"And do not stand on quillets how to slay him ..."
Thus died the most dangerous firebrand of sedition, most detestable
traitor, most hypocriticall seducer, and most execrable blasphemous
helhound, that many ages ever sawe, or heard of, in this lande. (1)
THESE WELL-TURNED THUNDERCLAPS roll to a formulaic horror. This is the familiar rhetoric for impeachment of a rebel against the state, its piously nauseated hyperbole fusing arraignments of religious offense, moral sophistry, and treason. Found commonly where Tudor governments seek to anathematize declared opponents, the discourse in this instance takes on particular suggestiveness for scholars of Shakespeare, given the dates concerned. These superlatives of Richard Cosin's Conspiracie for Pretended Reformation, vilifying the leader of the Hacket rising of July 1591, and emerging from the presses in late 1592, may bring to mind another hyperbolized "helhound" of treachery, Jack Cade, "dangerous firebrand of sedition" of 2 Henry VI--for it appears that Shakespeare wrote that play, and fashioned his highly peculiar Cade, somewhere between just those two points in time. (2) Indeed, the two "helhounds," William Hacket, the "detestable traitor" of the 1591 rebellion, and the notorious Jack Cade, here become kindred figures, as the inflationary generic categories of official propaganda elevate Hacket (risibly) into a kind of towering demonic equivalence with the worst rebels of English history. Tudor accounts of riot and rebellion characteristically conflated rebels past and present, so that, in the official imagination at least, in a kind of ghastly inversion of eucharistic divine co-presence, archdemons of 1381 and 1450 merged with contemporary firebrands of sedition. Summing up at Hacket's trial, in July 1591, the Solicitor-General himself explicitly compared Hacket with, inter alia, Jack Cade. (3)
But just as the figure of Cade, for the public prosecutor, loomed darkly into the essential significance of Hacket, so the "meaning" of Shakespeare's Jack Cade, as construed by commons audiences of 1591-92, must have come redolent of the recent and sensational experience of William Hacket. For the Hacket insurgency remained lurid in memory and controversial in interpretation for both Londoners and authorities for years afterward: hundreds had witnessed the bizarre Cheapside rising and thousands the freakishly horrible circumstances of Hacket's execution. Given immediate government attempts to associate the rising with a Puritan leadership it was seeking to destroy, the rebellion was kept alive and topical in a stream of publications indicting and defending prominent Puritan divines that continued into 1596. (4) Catholic pamphleteers, such as Verstegan, Parsons, and Southwell, likewise took up the event, in attacks on religion in England in general. (5) References to the Hacket affair also recurred in the writings of Francis Bacon, and in Nashe's assays against Gabriel Harvey, in pamphlets published in 1592 and 1596. (6) Hacket's fanatical followers were remembered well into the seventeenth century, when they were compared with Antinomian sectarians. (7)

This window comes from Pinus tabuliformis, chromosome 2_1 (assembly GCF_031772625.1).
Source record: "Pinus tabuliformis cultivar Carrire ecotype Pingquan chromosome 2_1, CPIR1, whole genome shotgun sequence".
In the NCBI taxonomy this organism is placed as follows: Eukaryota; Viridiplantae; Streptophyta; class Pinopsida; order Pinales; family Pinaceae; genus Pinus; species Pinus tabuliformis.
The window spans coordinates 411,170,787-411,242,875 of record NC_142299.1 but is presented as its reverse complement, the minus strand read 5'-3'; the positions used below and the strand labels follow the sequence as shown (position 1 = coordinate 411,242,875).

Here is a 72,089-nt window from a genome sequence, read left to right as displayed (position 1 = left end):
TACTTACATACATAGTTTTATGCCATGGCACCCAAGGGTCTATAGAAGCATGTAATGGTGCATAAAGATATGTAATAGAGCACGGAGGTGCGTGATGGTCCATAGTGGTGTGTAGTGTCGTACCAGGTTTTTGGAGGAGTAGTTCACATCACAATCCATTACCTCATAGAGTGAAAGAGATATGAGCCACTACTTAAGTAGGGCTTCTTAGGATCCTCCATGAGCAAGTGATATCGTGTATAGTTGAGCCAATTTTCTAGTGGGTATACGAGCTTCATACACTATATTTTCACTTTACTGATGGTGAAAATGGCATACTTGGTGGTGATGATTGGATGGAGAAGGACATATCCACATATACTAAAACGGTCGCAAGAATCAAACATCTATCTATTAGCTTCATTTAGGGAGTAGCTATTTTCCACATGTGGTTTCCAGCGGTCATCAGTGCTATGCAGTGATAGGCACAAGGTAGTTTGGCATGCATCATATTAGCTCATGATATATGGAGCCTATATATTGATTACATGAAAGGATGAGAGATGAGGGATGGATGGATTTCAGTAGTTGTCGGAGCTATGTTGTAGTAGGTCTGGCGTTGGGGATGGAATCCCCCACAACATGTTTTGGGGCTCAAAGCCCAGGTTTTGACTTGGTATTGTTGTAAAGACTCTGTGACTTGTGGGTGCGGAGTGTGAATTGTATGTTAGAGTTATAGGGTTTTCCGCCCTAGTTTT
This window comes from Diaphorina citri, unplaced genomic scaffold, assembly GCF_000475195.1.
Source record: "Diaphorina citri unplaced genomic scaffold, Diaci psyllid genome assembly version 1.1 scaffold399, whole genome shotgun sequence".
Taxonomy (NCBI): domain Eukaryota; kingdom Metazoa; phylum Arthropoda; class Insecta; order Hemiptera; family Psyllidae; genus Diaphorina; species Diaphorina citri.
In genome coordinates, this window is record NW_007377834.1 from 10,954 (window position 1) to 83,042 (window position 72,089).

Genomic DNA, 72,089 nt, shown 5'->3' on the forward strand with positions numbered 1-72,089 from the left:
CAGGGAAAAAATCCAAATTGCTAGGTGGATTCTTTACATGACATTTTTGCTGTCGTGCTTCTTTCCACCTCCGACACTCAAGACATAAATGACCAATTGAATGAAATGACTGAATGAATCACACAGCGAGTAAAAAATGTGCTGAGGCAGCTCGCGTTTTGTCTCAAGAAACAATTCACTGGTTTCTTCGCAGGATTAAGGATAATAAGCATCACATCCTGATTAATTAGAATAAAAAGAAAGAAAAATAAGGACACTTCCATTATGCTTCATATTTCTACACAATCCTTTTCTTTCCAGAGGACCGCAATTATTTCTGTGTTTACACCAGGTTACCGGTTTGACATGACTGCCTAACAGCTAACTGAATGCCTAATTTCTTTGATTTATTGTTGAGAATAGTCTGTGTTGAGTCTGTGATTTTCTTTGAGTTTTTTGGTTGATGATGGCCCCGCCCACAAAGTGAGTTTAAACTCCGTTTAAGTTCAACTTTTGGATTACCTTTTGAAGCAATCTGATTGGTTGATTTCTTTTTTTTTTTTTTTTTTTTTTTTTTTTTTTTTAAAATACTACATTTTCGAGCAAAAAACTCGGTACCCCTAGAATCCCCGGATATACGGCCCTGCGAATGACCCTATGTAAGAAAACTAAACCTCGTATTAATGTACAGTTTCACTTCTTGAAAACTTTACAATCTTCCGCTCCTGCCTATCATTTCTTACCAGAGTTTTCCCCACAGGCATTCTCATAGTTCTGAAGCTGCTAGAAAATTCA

Remarkably, however, criticism of 2 Henry VI has never connected the two risings. In consequence, if popular memory of Hacket's recent rebellion figured, inescapably, among primary reception conditions disposing Shakespeare's audience, then proper historical reconstruction of just what Shakespeare was doing with and through the figure of his Jack Cade requires that we exhume, from long oblivion, the grotesque and haunting tragicomedy of William Hacket and his followers. This essay, following a preliminary outline of the critical debate over the politics of the Shakespearean Cade, will accordingly sketch the Hacket revolt and its popular reception, and demonstrate the playwright's suggestive remodelings of Cade as Hacket. Paradoxically, the major effects of superimposing the Elizabethan charlatan upon the Lancastrian rebel turn out to project a surprisingly substantial sympathy for underclass sufferings and popular rebellion. …